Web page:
GOOD READS – Winter 8000: Climbing the World’s Highest Mountains in the Coldest Season

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Bernadette McDonald is the author of a dozen books on mountaineering and mountain culture. She won the UK’s prestigious Boardman Tasker Prize twice, the Banff Award for Mountain Literature twice, and the Banff Mountain Book Festival’s Grand Prize, among others. She was the founding Vice President of Mountain Culture at the Banff Centre and director of the mountain festivals there for 20 years, where she undoubtedly made many contacts in the international climbing community. The mountaineering community in North Central BC first encountered McDonald decades ago when she was the first to bring the Banff Mountain Film Festival World Tour to Prince George.

McDonald is best known for her books about Polish climbers. Her latest work, ‘Winter 8000,’ a finalist again for the 2020 Banff Mountain Book Festival, is no exception. In the aftermath of the Second World War, Polish climbers in the Soviet occupation era were largely restricted to their own country, and they missed out on the first ascents of the World’s fourteen highest (8,000-metre) peaks that began with the French climb of Annapurna in 1950. They lacked the freedom to travel and the means to pay for it in foreign currency even if they could; but they did not lack mountaineering skills, toughness and the will to win; nor the ingenuity to find ways to finance it. Having missed the chance to be part of the first wave of 8,000-metre conquests, they came up with a more audacious goal: they would be the first to climb them all in winter. Krzysztof Wielicki, having climbed all fourteen 8,000ers, including the first winter ascents of Everest, Kangchenjunga and Lhotse, would afterwards say: “My generation really got kicked in the butt, which made us harder in body and spirit and we reaped the benefits later.

This book is not exclusively about Polish alpinists, but a quick scan reveals that twelve of the fourteen 8,000-metre first winter ascents were made by, or included Poles, beginning with Everest in 1980 on their first attempt. The only exceptions being Nanga Parbat, which was winter-climbed by an international team in 2016, and K2 which has yet to be climbed in winter:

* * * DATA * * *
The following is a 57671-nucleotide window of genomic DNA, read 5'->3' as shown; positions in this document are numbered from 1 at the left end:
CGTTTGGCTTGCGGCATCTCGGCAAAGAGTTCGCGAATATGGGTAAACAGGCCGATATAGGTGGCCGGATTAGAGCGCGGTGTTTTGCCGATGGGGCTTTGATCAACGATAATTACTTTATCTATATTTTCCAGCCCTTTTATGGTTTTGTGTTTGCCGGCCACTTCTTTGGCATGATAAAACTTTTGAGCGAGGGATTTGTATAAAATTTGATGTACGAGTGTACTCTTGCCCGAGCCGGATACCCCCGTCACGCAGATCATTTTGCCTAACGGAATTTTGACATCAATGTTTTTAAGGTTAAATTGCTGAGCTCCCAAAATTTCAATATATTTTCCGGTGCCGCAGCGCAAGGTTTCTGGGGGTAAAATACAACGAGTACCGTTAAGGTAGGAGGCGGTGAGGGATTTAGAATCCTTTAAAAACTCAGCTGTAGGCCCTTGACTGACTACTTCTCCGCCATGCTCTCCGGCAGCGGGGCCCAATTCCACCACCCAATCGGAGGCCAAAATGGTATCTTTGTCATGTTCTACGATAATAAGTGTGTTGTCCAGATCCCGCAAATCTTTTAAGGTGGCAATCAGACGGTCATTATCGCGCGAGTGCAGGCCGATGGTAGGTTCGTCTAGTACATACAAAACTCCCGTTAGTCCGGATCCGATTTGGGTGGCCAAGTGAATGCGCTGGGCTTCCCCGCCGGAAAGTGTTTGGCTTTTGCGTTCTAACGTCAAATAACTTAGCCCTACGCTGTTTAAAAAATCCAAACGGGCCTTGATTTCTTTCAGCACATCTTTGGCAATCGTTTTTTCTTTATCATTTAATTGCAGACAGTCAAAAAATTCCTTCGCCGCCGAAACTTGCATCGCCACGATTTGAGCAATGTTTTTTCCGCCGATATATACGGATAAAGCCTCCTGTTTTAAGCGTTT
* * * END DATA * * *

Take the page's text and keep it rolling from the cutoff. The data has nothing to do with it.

Book Review Winter 8000
The book begins slowly and climbs to a nail-biting crescendo. The final chapters cover the most recent decade, with a new generation of Polish ‘Ice Warriors’ vying to complete the work of their forebears and culminating with a successful winter ascent of Broad Peak in 2013. Although successful, this was not a happy climb as two of the four summiteers died on the descent.

Three years later, the first winter ascent of the even more dangerous Nanga Parbat was at last achieved in February 2016 after some 34 serious prior attempts. That wasn’t the end of the story for Nanga Parbat. McDonald relates the dramatic 2018 high altitude rescue of French climber Élisabeth Revol on her descent by Polish climbers who were making an attempt on the adjacent K2.

Again in 2019, she relates the unsuccessful rescue attempt of two climbers, one of whom was Tom Ballard, son of British climber Alison Hargreaves who had died descending from the summit of adjacent K2 in 1995 – a double family tragedy. Climbing and camping in the death zone in winter, where winds can exceed 100-150 kilometres per hour and temperatures can drop below minus 40-50 degrees Celsius, inevitably produces its share of disasters, and the burden is shared with the family members who are left behind.

And so the adventure continues, with at least one more chapter still to be

For anyone interested in the history of Himalayan climbing, this is an essential book, well written, with good end sections that include appendices, chapter notes, a bibliography and index. In particular, I made frequent use of the two appendices detailing the key climbers and the chronological list of 8,000 metre first winter ascents and the respective ascensionists.


Winter 8000: Climbing the World’s Highest Mountains in the Coldest Season’ by Bernadette McDonald; Vertebrate Publishing, September 2020; 256 pages with 2x 8-page colour plates; Hardback; Retail price £24.00; ISBN 978-1-912560-38-7.


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